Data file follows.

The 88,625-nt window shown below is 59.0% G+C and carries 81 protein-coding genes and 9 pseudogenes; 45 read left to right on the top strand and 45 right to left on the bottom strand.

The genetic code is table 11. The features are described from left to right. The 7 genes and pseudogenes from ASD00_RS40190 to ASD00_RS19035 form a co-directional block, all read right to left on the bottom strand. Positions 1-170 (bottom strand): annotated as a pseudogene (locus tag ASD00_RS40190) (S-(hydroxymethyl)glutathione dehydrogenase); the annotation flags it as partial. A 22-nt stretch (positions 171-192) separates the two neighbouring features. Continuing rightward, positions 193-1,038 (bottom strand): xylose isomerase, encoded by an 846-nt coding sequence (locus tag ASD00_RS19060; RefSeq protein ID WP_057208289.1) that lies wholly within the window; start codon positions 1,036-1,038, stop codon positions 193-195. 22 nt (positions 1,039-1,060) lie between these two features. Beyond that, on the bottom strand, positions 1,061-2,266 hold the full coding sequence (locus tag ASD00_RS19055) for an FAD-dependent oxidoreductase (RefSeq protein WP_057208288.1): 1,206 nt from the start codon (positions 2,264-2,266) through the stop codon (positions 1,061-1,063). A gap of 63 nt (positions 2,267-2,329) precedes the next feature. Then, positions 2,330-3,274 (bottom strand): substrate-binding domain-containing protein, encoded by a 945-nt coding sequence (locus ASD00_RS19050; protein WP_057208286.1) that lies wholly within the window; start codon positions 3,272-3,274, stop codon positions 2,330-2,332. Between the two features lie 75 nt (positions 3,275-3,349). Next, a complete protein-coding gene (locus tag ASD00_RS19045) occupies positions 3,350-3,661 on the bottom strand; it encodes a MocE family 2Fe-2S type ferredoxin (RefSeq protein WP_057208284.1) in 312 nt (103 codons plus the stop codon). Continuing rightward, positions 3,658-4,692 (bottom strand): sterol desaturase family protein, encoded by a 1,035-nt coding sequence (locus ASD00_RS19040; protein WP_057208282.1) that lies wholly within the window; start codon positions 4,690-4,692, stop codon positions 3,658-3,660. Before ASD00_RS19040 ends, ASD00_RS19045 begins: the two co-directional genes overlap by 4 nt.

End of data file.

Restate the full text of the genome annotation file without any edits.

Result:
The 88,625-nt window shown below is 59.0% G+C and carries 81 protein-coding genes and 9 pseudogenes; 45 read left to right on the top strand and 45 right to left on the bottom strand.

The genetic code is table 11. The features are described from left to right. The 7 genes and pseudogenes from ASD00_RS40190 to ASD00_RS19035 form a co-directional block, all read right to left on the bottom strand. Positions 1-170 (bottom strand): annotated as a pseudogene (locus tag ASD00_RS40190) (S-(hydroxymethyl)glutathione dehydrogenase); the annotation flags it as partial. A 22-nt stretch (positions 171-192) separates the two neighbouring features. Continuing rightward, positions 193-1,038 (bottom strand): xylose isomerase, encoded by an 846-nt coding sequence (locus tag ASD00_RS19060; RefSeq protein ID WP_057208289.1) that lies wholly within the window; start codon positions 1,036-1,038, stop codon positions 193-195. 22 nt (positions 1,039-1,060) lie between these two features. Beyond that, on the bottom strand, positions 1,061-2,266 hold the full coding sequence (locus tag ASD00_RS19055) for an FAD-dependent oxidoreductase (RefSeq protein WP_057208288.1): 1,206 nt from the start codon (positions 2,264-2,266) through the stop codon (positions 1,061-1,063). A gap of 63 nt (positions 2,267-2,329) precedes the next feature. Then, positions 2,330-3,274 (bottom strand): substrate-binding domain-containing protein, encoded by a 945-nt coding sequence (locus ASD00_RS19050; protein WP_057208286.1) that lies wholly within the window; start codon positions 3,272-3,274, stop codon positions 2,330-2,332. Between the two features lie 75 nt (positions 3,275-3,349). Next, a complete protein-coding gene (locus tag ASD00_RS19045) occupies positions 3,350-3,661 on the bottom strand; it encodes a MocE family 2Fe-2S type ferredoxin (RefSeq protein WP_057208284.1) in 312 nt (103 codons plus the stop codon). Continuing rightward, positions 3,658-4,692 (bottom strand): sterol desaturase family protein, encoded by a 1,035-nt coding sequence (locus ASD00_RS19040; protein WP_057208282.1) that lies wholly within the window; start codon positions 4,690-4,692, stop codon positions 3,658-3,660. Before ASD00_RS19040 ends, ASD00_RS19045 begins: the two co-directional genes overlap by 4 nt.